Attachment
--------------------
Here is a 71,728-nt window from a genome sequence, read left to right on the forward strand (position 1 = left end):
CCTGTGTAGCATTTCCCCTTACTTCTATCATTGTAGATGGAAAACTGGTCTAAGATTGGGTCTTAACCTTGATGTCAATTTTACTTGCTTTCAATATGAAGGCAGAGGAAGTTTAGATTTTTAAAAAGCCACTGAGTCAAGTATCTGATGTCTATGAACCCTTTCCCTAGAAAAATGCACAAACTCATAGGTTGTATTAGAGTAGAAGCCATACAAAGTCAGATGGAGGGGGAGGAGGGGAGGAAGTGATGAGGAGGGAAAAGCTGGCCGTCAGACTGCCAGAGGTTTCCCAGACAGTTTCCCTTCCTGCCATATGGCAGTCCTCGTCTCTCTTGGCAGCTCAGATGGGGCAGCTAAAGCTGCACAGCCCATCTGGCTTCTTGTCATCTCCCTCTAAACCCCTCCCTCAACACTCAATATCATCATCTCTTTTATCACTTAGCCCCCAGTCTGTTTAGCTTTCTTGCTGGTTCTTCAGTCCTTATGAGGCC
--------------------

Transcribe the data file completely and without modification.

Here is a 71,728-nt window from a genome sequence, read left to right on the forward strand (position 1 = left end):
CCTGTGTAGCATTTCCCCTTACTTCTATCATTGTAGATGGAAAACTGGTCTAAGATTGGGTCTTAACCTTGATGTCAATTTTACTTGCTTTCAATATGAAGGCAGAGGAAGTTTAGATTTTTAAAAAGCCACTGAGTCAAGTATCTGATGTCTATGAACCCTTTCCCTAGAAAAATGCACAAACTCATAGGTTGTATTAGAGTAGAAGCCATACAAAGTCAGATGGAGGGGGAGGAGGGGAGGAAGTGATGAGGAGGGAAAAGCTGGCCGTCAGACTGCCAGAGGTTTCCCAGACAGTTTCCCTTCCTGCCATATGGCAGTCCTCGTCTCTCTTGGCAGCTCAGATGGGGCAGCTAAAGCTGCACAGCCCATCTGGCTTCTTGTCATCTCCCTCTAAACCCCTCCCTCAACACTCAATATCATCATCTCTTTTATCACTTAGCCCCCAGTCTGTTTAGCTTTCTTGCTGGTTCTTCAGTCCTTATGAGGCC